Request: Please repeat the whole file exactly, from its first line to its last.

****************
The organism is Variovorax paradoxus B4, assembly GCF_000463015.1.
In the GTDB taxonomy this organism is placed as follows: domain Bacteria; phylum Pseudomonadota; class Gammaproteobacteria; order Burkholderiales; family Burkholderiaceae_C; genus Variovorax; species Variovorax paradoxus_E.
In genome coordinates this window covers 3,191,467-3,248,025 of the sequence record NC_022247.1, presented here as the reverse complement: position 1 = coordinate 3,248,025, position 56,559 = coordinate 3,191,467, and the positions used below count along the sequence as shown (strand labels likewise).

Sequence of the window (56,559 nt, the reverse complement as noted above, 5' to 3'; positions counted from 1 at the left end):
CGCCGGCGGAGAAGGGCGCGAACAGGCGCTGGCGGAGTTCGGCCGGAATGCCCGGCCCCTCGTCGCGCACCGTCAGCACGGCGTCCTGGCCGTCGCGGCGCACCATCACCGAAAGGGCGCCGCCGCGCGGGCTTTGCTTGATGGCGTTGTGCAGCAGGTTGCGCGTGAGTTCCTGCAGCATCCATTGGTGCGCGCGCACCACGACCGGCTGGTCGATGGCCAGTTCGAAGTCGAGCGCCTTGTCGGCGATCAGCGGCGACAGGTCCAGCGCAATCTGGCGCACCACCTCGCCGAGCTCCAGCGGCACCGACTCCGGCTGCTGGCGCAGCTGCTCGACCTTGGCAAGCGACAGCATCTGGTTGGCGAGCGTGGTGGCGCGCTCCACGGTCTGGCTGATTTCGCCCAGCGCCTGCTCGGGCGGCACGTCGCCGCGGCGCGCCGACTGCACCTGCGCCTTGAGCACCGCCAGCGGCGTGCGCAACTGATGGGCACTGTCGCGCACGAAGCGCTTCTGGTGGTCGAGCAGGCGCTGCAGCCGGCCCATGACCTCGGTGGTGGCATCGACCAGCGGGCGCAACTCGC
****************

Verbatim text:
The organism is Variovorax paradoxus B4, assembly GCF_000463015.1.
In the GTDB taxonomy this organism is placed as follows: domain Bacteria; phylum Pseudomonadota; class Gammaproteobacteria; order Burkholderiales; family Burkholderiaceae_C; genus Variovorax; species Variovorax paradoxus_E.
In genome coordinates this window covers 3,191,467-3,248,025 of the sequence record NC_022247.1, presented here as the reverse complement: position 1 = coordinate 3,248,025, position 56,559 = coordinate 3,191,467, and the positions used below count along the sequence as shown (strand labels likewise).

Sequence of the window (56,559 nt, the reverse complement as noted above, 5' to 3'; positions counted from 1 at the left end):
CGCCGGCGGAGAAGGGCGCGAACAGGCGCTGGCGGAGTTCGGCCGGAATGCCCGGCCCCTCGTCGCGCACCGTCAGCACGGCGTCCTGGCCGTCGCGGCGCACCATCACCGAAAGGGCGCCGCCGCGCGGGCTTTGCTTGATGGCGTTGTGCAGCAGGTTGCGCGTGAGTTCCTGCAGCATCCATTGGTGCGCGCGCACCACGACCGGCTGGTCGATGGCCAGTTCGAAGTCGAGCGCCTTGTCGGCGATCAGCGGCGACAGGTCCAGCGCAATCTGGCGCACCACCTCGCCGAGCTCCAGCGGCACCGACTCCGGCTGCTGGCGCAGCTGCTCGACCTTGGCAAGCGACAGCATCTGGTTGGCGAGCGTGGTGGCGCGCTCCACGGTCTGGCTGATTTCGCCCAGCGCCTGCTCGGGCGGCACGTCGCCGCGGCGCGCCGACTGCACCTGCGCCTTGAGCACCGCCAGCGGCGTGCGCAACTGATGGGCACTGTCGCGCACGAAGCGCTTCTGGTGGTCGAGCAGGCGCTGCAGCCGGCCCATGACCTCGGTGGTGGCATCGACCAGCGGGCGCAACTCGC